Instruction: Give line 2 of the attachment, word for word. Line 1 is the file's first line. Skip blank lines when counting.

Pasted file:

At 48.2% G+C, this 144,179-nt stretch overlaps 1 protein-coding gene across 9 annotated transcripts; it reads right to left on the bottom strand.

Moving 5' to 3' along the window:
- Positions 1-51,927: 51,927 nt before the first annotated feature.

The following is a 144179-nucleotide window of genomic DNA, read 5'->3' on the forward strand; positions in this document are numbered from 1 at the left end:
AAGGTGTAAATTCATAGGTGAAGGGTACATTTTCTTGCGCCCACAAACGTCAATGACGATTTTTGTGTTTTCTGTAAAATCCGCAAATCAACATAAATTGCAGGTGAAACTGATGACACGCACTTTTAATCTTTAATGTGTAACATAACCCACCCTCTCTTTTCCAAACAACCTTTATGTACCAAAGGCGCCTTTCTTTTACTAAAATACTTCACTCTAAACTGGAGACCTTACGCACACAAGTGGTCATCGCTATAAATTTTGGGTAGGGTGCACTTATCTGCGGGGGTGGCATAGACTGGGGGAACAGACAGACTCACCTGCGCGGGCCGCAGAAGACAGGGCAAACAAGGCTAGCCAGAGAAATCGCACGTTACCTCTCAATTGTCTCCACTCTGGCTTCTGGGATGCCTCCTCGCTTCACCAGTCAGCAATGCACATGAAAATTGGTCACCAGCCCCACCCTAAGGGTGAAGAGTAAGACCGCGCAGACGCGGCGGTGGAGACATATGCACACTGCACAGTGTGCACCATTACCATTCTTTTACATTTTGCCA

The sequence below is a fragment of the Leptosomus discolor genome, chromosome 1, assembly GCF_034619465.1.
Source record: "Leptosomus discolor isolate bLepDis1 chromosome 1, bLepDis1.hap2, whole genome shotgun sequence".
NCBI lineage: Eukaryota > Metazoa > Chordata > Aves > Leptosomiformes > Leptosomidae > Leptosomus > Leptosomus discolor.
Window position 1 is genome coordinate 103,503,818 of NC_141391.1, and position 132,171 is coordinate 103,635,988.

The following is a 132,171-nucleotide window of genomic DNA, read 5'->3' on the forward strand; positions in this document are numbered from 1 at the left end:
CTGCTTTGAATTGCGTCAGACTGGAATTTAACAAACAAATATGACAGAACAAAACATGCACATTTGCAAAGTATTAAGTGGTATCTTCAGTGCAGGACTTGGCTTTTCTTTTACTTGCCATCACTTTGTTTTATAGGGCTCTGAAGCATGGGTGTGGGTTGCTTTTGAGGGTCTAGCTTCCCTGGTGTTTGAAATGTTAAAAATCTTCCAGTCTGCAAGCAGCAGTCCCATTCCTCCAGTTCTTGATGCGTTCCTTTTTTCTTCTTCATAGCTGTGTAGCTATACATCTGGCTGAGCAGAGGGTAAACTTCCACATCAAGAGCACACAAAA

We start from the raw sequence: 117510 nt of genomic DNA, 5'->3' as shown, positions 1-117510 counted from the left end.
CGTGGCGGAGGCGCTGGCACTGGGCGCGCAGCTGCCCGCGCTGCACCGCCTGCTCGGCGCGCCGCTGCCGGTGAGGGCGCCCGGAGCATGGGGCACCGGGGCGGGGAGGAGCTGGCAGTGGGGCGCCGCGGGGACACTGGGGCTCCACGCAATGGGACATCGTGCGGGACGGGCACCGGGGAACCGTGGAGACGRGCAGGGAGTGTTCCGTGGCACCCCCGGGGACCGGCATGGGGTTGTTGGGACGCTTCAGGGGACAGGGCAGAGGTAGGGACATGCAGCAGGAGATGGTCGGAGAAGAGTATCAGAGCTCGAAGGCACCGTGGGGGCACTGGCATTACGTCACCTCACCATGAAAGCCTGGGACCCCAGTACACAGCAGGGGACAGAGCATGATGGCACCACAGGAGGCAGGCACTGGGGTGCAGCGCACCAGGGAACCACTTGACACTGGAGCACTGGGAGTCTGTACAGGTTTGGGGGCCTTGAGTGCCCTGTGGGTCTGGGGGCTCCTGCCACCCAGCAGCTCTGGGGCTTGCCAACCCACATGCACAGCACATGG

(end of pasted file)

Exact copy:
Moving 5' to 3' along the window: